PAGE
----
Discussion Top

We present a case of nontraumatic spinal subdural hematoma in a patient who had no risk factors for bleeding apart from recent administration of LMWH. The patient also had myocardial infarction, angioplasty, and primary biliary cirrhosis.

Spinal Subdural hematomas most commonly located in thoracic or thoracolumbar regions are rare. Nontraumatic cases have also been reported, either in association with a bleeding diathesis due to coagulopathy, anticoagulant therapy, or thrombocytopenia, or secondary to arteriovenous malformations. [1] More than 20 cases of nontraumatic acute spinal subdural hematoma have been reported in association with the administration of coumarin derivatives, [1],[2],[3],[4] usually due to over-anticoagulation. Only two cases of spinal subdural hematoma have been reported to occur in association with LMWH therapy, [5],[6] but to our knowledge, no cases have been reported to cause cauda equina syndrome. LMWH are inhibitors of Factor Xa in the coagulation pathway. The anticoagulation activity peaks between 3 and 5 hours after subcutaneous injection and persists for approximately 12 hours. Monitoring of blood coagulation profiles is not considered necessary; hence, it is prescribed very often. We are not aware of any evidence of adding aspirin, which will increase the bleeding tendency but logically thinking it may do.

In our patient, the cauda equina syndrome was evident on the third day of starting the LMWH. A negative computerized tomographic pulmonary angiography on second day had confirmed that we are not treating PE. Stopping the LMWH then might have a different outcome in this patient. We should review our medications and policy in the intensive therapy unit more frequently and avoid unnecessary and dangerous medications, which can change the life of a patient and whole family. Our patient is now wheelchair bound for life, requiring intermittent catheterization. It is a learning lesson for all of us and acute care physicians stress more on establishing the diagnosis before starting the treatment.

   Conclusions Top

Spinal subdural hematoma is a rare complication of anticoagulation therapy. Although most cases have been reported in association with coumarin derivatives, LMWHs are not exempted from causing this complication. Intensive therapy physicians should be aware of this possibility when patients who are on anticoagulants and prompt diagnosis and emergency decompression can avoid residual neurological deficits. We should be vigilant and be careful in patients who are intubated and sedated, in which the condition can be easily missed.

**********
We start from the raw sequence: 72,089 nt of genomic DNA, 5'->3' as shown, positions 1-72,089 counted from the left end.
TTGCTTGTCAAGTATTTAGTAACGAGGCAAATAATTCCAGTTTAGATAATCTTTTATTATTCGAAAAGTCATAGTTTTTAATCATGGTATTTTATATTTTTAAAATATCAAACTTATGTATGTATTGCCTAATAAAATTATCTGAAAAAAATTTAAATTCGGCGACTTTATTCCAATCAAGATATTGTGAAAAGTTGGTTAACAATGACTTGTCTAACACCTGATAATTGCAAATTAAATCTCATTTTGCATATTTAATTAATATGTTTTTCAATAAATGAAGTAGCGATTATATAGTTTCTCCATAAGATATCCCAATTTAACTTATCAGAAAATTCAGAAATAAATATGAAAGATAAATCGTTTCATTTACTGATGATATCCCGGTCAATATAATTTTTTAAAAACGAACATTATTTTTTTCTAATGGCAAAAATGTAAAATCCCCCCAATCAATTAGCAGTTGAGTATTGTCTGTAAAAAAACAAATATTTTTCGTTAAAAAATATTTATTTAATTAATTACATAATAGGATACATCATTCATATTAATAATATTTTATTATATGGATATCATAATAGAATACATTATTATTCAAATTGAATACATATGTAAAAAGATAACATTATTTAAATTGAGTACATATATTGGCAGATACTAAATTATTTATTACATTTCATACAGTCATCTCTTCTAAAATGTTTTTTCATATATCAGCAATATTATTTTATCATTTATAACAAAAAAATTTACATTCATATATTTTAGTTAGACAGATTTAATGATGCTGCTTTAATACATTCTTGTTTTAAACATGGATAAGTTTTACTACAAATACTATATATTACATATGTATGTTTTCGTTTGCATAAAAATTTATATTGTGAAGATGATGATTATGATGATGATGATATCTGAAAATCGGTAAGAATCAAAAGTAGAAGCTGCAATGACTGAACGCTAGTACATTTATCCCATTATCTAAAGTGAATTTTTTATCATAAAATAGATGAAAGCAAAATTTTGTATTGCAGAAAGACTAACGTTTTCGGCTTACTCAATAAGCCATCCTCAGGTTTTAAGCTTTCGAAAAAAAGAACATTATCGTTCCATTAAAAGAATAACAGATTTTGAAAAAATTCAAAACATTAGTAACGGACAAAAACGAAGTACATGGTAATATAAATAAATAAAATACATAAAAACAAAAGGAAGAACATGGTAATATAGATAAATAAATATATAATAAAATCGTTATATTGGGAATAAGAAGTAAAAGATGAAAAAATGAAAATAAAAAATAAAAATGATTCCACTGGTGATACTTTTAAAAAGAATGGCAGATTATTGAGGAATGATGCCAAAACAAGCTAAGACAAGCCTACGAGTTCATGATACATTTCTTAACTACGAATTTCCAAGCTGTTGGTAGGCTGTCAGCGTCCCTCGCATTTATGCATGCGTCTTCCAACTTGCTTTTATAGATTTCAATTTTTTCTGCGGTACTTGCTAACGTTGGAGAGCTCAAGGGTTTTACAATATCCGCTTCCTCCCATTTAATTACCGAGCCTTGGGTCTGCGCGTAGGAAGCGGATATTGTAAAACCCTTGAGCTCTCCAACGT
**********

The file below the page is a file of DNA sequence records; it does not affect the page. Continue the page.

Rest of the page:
References Top

1.Russell NA, Benoit BG. Spinal subdural haematoma: A review. Surg Neurol 1983;20:133-7.  Back to cited text no. 1  [PUBMED]  
2.Miller DR, Ray A, Hourihan MD. Spinal subdural haematoma: How relevant is the INR? Spinal Cord 2004;42:477-80.  Back to cited text no. 2  [PUBMED]  [FULLTEXT]
3.Hausmann, Kirsch E, Radu E, Mindermann TH, Gratzl O. Coagulopathy induced spinal intradural extramedullary haematoma: Report of three cases and review of the literature. Acta Neurochir (Wien) 2001;143:135-40.  Back to cited text no. 3    
4.Pullarkat VA, Kalapura T, Pincus M, Baskharoun R. Intraspinal haemorrhage complicating oral anticoagulant therapy: An unusual case of cervical hematomyelia and a review of the literature. Arch Intern Med 2000;160:237-40  Back to cited text no. 4  [PUBMED]  [FULLTEXT]
5.Cha YH, Chi JH, Barbaro NM. Spontaneous spinal subdural hematoma associated with low-molecular-weight heparin: Case Report. J Neurosurg Spine 2005;2:612-3.  Back to cited text no. 5    
6.Chau SY, Tiu SC. Spinal subdural haematoma: A rare complication of low-molecular-weight heparin therapy. Hongkong Med J 2008;14:64-6.  Back to cited text no. 6    

Correspondence Address:
Yogendrasinh Jagatsinh
Northern Deanery, 5, Segedunum Crescent, Wallsend, Tyne and Wear. NE28 7JN
United Kingdom
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Source of Support: None, Conflict of Interest: None

DOI: 10.4103/0019-5413.50873

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  [Figure 1], [Figure 2]

This article has been cited by
1 Acute spontaneous cervical epidural hematoma with neurological deficit after low-molecular-weight heparin therapy: role of conservative management
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[Pubmed] | [DOI]
2 Acute spontaneous cervical epidural hematoma with neurological deficit after low-molecular-weight heparin therapy: role of conservative management